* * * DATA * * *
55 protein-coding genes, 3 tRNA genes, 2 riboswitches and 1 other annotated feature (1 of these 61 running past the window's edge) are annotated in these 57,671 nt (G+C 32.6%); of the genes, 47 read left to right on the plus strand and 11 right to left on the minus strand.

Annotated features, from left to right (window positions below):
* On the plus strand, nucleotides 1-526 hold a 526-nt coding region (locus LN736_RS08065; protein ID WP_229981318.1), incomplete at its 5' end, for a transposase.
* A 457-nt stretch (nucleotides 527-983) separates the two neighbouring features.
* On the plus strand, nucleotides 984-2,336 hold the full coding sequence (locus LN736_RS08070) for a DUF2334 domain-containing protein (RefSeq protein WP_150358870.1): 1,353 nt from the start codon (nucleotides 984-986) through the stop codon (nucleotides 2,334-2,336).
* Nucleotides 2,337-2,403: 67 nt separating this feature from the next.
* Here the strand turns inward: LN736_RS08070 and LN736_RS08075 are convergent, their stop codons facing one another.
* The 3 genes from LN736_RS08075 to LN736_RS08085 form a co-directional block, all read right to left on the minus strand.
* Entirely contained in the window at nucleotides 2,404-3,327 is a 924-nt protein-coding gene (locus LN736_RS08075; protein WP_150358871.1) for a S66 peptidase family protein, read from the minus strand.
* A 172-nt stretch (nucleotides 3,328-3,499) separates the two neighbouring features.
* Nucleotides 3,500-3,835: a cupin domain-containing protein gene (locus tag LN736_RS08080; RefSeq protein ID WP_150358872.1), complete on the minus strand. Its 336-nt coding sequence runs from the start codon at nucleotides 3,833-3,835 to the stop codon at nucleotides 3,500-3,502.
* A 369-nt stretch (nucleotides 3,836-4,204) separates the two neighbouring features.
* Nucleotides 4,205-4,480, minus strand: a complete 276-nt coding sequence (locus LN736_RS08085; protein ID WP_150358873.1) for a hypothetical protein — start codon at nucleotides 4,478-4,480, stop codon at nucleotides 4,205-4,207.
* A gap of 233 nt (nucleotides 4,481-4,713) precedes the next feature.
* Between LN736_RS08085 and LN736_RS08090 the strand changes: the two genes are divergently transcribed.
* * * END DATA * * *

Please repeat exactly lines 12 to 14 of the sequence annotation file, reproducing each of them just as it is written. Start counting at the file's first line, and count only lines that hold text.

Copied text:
* A 369-nt stretch (nucleotides 3,836-4,204) separates the two neighbouring features.
* Nucleotides 4,205-4,480, minus strand: a complete 276-nt coding sequence (locus LN736_RS08085; protein ID WP_150358873.1) for a hypothetical protein — start codon at nucleotides 4,478-4,480, stop codon at nucleotides 4,205-4,207.
* A gap of 233 nt (nucleotides 4,481-4,713) precedes the next feature.